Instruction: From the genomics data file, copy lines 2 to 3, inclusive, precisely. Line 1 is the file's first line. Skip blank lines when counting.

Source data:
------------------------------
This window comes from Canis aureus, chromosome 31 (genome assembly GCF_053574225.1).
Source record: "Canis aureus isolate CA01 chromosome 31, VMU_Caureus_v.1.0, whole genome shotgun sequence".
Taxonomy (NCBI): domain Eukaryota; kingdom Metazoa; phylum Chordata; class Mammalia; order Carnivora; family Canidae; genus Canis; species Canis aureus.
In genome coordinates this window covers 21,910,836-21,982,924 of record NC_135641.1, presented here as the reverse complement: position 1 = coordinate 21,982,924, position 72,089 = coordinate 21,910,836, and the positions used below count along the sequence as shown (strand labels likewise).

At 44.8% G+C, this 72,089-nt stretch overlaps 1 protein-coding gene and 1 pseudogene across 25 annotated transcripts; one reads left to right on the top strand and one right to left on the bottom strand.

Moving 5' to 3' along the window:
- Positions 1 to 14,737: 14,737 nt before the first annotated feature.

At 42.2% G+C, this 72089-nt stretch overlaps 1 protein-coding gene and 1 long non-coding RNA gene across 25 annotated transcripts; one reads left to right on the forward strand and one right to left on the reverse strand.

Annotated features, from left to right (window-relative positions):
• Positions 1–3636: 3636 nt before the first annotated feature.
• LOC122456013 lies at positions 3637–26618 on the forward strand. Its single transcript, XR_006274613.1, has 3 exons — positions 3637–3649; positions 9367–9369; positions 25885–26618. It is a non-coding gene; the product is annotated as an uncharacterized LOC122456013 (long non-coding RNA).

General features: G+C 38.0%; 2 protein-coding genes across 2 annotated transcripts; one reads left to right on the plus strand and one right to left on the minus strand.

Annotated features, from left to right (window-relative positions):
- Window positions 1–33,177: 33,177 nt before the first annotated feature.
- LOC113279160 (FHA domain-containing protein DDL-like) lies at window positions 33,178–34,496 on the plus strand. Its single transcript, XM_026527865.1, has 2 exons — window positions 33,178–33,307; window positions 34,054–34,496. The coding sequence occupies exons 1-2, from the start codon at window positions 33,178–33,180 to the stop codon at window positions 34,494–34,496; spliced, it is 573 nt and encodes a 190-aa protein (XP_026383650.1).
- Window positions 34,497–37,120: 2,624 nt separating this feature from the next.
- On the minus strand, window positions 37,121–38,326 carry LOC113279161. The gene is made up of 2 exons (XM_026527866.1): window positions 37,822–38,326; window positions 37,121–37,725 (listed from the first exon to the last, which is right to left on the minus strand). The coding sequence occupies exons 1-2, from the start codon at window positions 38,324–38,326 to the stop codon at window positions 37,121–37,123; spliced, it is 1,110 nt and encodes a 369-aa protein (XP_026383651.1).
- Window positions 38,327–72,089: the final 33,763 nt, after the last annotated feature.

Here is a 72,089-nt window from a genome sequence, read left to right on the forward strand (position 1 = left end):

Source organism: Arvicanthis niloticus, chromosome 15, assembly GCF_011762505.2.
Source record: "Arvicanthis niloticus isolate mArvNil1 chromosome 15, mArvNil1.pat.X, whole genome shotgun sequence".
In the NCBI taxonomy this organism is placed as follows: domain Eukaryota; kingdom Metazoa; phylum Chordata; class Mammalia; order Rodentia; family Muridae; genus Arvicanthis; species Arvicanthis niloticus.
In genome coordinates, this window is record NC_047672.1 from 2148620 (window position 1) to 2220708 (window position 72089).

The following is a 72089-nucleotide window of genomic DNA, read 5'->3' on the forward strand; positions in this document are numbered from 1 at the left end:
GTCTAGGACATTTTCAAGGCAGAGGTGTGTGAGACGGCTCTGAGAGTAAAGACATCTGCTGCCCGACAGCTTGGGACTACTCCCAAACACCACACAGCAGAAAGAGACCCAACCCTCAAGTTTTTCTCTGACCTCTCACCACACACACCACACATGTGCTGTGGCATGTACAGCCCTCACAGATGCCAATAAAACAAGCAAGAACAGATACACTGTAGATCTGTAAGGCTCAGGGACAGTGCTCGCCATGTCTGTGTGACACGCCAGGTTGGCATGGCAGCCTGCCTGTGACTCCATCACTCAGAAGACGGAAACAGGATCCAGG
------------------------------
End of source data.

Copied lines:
Source record: "Canis aureus isolate CA01 chromosome 31, VMU_Caureus_v.1.0, whole genome shotgun sequence".
Taxonomy (NCBI): domain Eukaryota; kingdom Metazoa; phylum Chordata; class Mammalia; order Carnivora; family Canidae; genus Canis; species Canis aureus.